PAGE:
Wednesday, March 20, 2013

Ryerson Imaging Centre - Human Rights, Human Wrongs Exhibit

Ryerson University's Imaging Centre provides a space for the study, research and teaching of photography, media, installation art and film.  It was built partly to house the Black Star Collection, a donation of 292,000 photographs taken over a period of over 80 years by the Black Star Photography Agency in New York City.  Exhibition space on the ground floor will be used for rotating art exhibitions that are free to the public and will prominently feature the Black Star photos.

The current exhibit, called "Human Rights, Human Wrongs", displays over 300 photos depicting both the fight for civil rights, and innumerable examples of inhumane acts and atrocities carried out around the world between the years of 1945 through 1994.

Human rights were represented with images of the United Nations, civil rights activists like Martin Luther King, race equality protest marches, anti-war rallies and images of Nobel Peace Prize winners.  Listed along the walls in one room were the articles of the Universal Declaration of Human Rights adopted by the UN in 1948, including "The Right to Equality", "Freedom from Discrimination", "Freedom from Torture and Degrading Treatment" ...

Some of the images of "Human Wrongs" were disturbing, as depiction of violence and torture were explicitly presented.  However I found several innocuous looking photos even more horrifying after reading the accompanying stories related to them.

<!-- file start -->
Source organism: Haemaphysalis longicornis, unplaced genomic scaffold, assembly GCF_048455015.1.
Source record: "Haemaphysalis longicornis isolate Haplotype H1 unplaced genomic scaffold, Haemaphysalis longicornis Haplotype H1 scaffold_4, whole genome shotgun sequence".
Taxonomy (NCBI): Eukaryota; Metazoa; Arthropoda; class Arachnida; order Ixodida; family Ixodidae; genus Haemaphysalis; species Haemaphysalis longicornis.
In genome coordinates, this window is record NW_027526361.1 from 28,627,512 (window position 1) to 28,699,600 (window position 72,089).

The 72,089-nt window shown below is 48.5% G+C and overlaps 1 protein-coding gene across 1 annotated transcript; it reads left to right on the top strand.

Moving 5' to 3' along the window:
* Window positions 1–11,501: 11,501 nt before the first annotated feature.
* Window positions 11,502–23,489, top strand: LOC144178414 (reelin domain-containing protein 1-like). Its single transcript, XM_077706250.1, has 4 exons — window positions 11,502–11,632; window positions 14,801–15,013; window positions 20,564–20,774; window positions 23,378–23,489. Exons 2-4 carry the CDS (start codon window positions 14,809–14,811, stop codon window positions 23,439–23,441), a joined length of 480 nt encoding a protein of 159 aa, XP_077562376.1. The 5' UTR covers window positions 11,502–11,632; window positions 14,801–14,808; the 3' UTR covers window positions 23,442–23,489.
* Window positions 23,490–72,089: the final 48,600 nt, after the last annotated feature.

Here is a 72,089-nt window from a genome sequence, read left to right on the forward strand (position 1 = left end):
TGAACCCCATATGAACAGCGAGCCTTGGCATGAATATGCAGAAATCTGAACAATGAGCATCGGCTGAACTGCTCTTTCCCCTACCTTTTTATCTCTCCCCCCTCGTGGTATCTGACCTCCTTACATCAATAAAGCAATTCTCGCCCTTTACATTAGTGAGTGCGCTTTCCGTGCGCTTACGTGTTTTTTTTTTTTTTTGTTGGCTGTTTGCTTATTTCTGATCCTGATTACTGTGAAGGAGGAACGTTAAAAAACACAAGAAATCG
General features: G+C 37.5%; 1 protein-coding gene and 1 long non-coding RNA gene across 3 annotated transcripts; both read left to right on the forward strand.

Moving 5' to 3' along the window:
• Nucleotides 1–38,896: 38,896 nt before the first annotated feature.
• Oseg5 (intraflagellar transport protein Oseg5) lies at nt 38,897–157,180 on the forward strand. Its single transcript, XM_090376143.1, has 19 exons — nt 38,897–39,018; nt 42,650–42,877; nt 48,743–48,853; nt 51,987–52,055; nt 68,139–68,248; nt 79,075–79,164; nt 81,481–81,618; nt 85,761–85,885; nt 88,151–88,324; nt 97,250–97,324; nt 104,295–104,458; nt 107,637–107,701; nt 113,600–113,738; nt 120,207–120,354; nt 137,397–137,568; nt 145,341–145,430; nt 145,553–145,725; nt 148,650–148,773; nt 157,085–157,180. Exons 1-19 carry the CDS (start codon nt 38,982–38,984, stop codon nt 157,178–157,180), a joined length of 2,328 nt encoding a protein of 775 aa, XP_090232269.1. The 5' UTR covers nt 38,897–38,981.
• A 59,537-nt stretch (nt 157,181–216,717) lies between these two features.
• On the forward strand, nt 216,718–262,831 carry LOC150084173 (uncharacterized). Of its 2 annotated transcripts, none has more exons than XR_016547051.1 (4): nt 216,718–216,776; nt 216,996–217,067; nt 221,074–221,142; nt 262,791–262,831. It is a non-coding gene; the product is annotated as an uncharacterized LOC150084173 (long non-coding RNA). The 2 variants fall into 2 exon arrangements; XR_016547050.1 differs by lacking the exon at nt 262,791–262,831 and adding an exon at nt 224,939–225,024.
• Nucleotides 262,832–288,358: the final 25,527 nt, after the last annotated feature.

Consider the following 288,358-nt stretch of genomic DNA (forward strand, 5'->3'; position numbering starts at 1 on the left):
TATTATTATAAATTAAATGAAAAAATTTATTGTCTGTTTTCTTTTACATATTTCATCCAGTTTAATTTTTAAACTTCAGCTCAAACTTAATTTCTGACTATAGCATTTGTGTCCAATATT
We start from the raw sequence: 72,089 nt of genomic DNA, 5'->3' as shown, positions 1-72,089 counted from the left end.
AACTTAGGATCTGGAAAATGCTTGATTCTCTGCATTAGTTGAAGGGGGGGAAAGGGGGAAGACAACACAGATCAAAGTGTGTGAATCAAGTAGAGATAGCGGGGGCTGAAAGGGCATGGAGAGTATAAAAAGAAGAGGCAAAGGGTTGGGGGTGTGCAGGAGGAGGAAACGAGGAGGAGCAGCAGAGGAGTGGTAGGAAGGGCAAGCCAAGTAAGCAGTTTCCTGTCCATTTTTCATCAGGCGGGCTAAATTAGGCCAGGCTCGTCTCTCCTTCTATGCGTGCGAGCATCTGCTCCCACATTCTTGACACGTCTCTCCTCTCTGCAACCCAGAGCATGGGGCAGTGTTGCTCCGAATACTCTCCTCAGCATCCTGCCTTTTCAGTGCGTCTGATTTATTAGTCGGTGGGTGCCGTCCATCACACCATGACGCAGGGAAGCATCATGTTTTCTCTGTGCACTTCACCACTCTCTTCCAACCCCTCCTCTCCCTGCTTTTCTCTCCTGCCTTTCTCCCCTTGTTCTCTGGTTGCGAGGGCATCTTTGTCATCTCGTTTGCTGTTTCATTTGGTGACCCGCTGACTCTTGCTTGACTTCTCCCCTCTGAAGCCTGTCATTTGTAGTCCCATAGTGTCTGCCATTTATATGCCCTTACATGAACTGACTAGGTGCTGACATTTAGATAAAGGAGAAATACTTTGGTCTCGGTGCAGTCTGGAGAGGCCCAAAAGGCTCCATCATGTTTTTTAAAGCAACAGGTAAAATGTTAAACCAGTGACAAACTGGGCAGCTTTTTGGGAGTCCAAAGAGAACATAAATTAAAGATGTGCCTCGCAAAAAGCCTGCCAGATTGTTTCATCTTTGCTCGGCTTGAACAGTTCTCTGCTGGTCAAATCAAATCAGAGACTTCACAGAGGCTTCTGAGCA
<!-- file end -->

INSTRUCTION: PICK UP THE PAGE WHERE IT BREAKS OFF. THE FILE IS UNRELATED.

In one picture, a forlorn-looking woman sits alone in what turns out to be a camp for Bengali women who had been raped by Pakistani soldiers.  She had been gang-raped by four soldiers while her husband was forced to clean adjoining rooms.  Now she had to stay in the camp to wait to give birth after the rape impregnated her.  Rapes of females ranging from ages 8 to 75 were common during the Bangladesh Liberation War (circa 1971), as a way to dishonour the women and undermine the Bengali society.

Another photo from 1960 shows a black couple standing in front of a table.  The Alabama woman's brother's car had been rear-ended by a white man.  When her brother got out to look at the damage, the white man yelled at him racial slurs at him, and then shot him in the head.  Racism was also prevalent in a 1968 photo of a group of young adults with their hands raised in the air.  The chilling caption attached was "Women in the Klu Klux Klan".

A succinct visual depiction of apartheid in South Africa can be found in the 1961 photo of a drive-in theatre.  A wooden wall cuts through the middle of the field, separating the blacks on the left and the whites on the right.

This stunning display of photojournalism was definitely illuminating. It was also a bit depressing to witness such widespread examples of inhumane treatment over the years and across the globe.  The photos were arranged chronologically and jumped without notice from country to country, as if to highlight that racial intolerance and injustice knows no boundaries.

It is exciting to think that this exhibit touched only a small fraction of the wealth of photos in the Black Star collection.  There will be enough material for many more curated shows to come.